By Hannah Nikonow, Intermountain West Joint Venture
We don’t always give cattle the credit they deserve. They are quite trainable animals and there’s a school where people can learn how to implement practices that take advantage of the predictable behavior of cattle.
The Nevada Stockmanship School is an annual event that teaches livestock and rangeland managers the fundamentals of enhancing and protecting rangelands by managing cattle with a gentle touch and herd behavior training. Riders attending this school learn how to place and effectively move cattle where they are wanted, for specific periods of time, providing the positive environmental outcomes of specific targeted grazing and targeted rest. Stockmanship is recognized a useful management tool applicable across western rangelands.
“An animal has a tenancy to stay where it’s more comfortable,” said Duane Coombs, Outcome-based Grazing Program Coordinator partnered with the Bureau of Land Management (BLM). “In the past, we’ve harassed cows out of where we don’t want them to be. But if they were happy there, they will want to go back.” Using stockmanship creates a sense of comfort for the herd that allows cattle to be happy in places useful for managing land.
Livestock might be accustomed to living in those riparian or wet meadow places, but riders can work to change their behavior to get them to use other portions of the range that are normally underused. This is better for the range and better for the cows.
“You can build a work ethic into the cows,” Coombs said. “Just like people, if they get what they want all the time, they might get lazy. But you convince them they can take a little walk from home every once in a while to go down and drink from some of these sensitive areas and then go back into the uplands for the majority of their day, it’s good for everyone.”
In addition to protecting critical areas like sage grouse leks, elk calving areas, fish spawning and riparian areas, implementing low-stress livestock handling principles and techniques can be good for a rancher’s bottom line. By decreasing herd stress, this can lower health costs, such as the likelihood of ingestion of poisonous plants, increase weight gains, reduce or eliminate weight loss in calves at weaning, and increase grazing capacity though better utilization of hard-to-get-to areas. Stockmanship can also be used specifically for targeted grazing to reduce the fire fuel load on the range.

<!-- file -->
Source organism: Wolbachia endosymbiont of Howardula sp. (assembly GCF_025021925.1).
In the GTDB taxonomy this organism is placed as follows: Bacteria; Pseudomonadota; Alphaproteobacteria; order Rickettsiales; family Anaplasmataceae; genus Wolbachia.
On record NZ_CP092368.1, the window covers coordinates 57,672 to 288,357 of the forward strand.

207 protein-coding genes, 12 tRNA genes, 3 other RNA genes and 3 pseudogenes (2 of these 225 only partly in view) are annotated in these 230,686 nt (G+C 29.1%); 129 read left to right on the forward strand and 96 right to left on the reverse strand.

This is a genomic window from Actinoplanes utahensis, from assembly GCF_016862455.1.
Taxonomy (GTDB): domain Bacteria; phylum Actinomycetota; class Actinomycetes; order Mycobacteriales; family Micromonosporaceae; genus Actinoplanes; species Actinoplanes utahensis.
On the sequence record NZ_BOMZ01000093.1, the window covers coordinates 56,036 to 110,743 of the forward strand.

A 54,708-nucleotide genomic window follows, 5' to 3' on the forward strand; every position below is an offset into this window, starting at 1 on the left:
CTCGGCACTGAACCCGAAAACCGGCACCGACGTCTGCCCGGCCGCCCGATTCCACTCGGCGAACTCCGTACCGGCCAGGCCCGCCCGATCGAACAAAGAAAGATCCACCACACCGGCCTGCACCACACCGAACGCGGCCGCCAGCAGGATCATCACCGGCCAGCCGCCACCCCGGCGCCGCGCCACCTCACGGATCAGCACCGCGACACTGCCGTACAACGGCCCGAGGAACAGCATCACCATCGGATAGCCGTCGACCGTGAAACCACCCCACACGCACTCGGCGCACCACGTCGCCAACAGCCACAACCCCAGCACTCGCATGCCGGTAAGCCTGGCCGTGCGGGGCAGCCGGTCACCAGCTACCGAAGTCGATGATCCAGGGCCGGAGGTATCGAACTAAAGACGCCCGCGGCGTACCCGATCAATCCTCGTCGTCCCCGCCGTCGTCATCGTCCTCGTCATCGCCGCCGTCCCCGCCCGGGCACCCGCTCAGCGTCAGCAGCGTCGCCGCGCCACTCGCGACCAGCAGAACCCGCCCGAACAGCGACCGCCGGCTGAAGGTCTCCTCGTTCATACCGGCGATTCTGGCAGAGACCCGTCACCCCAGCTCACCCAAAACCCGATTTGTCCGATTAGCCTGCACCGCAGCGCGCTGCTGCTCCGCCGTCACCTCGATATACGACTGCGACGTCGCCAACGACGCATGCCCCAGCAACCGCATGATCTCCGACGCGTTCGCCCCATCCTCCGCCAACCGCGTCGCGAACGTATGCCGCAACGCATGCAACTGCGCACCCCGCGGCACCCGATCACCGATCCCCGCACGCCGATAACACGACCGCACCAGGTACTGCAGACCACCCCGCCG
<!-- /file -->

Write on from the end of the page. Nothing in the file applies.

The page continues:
“One of the ultimate goals of stockmanship is to have fenceless control over where cattle graze, such as placing herds in the uplands, so cattle stay where they are until they are intentionally moved again,” said Dave Voth, Rangeland Health Program Coordinator for the Nevada Department of Agriculture (NDA). “This approach to stockmanship can have a positive benefit to rangeland health, as well as the economic side of grazing.”
With this increased livestock management effectiveness, the costs of ranch labor can be decreased due to fewer people being needed to move livestock. Another benefit to using these principles and practices taught at the Stockmanship School is that they can be employed within any existing grazing management systems. Although adequate water is essential, stockmanship can be used with or without additional range improvements. As
such, a lengthy public lands management process is not required to implement stockmanship on public rangelands.
Zak Morgan is the Cow Boss at the Roaring Springs Ranch in Oregon and he attended the 2018 Stockmanship School.
“I always thought there was just one way to work with cow,” Morgan said. “And that was you just made them do what you wanted. But when I left that school, I was a different believer.”
After attending the 2018 school, Morgan said he played with it a little on the ranch’s private lands to see if he could make it work back home.
“I’ve spent some time placing cows using the methods taught at the school, making sure they were happy and they could walk down to that riparian area, get a drink and they would head back up to where we put them,” Morgan said. “It worked great.”
At the Roaring Springs Ranch, Morgan runs cows alongside sage grouse, redband trout, feral horses, and a newly established population of elk. Managing forage for all these species can be a unique challenge, but he said the style of stockmanship works well for all the competing needs of these animals.
“It kind of sounds like voodoo magic but it’s really incredible to see it work and that’s what I want to bring this school here in 2019,” Morgan said.
June 11 – 14, 2019, the Stockmanship School will be hosted on the Roaring Springs Ranch in Oregon, and Morgan said the ranch’s landscape will provide fresh cows of different breeds, all sorts of different terrain, and all the possible scenarios to test and challenge these stockmanship methods.
Nevada’s Cottonwood Stockmanship School is made possible thanks to support from the National Riparian Service Team, BLM, University of Nevada Cooperative Extension, NDA, the Nevada Association of Conservation Districts, Cottonwood Ranch, and the U.S. Fish and Wildlife Service. The third annual Cottonwood Stockmanship School will be held in October.
For more information about the upcoming Stockmanship Schools in Nevada and Oregon, please contact Dave Voth at firstname.lastname@example.org or (775) 738-8076.
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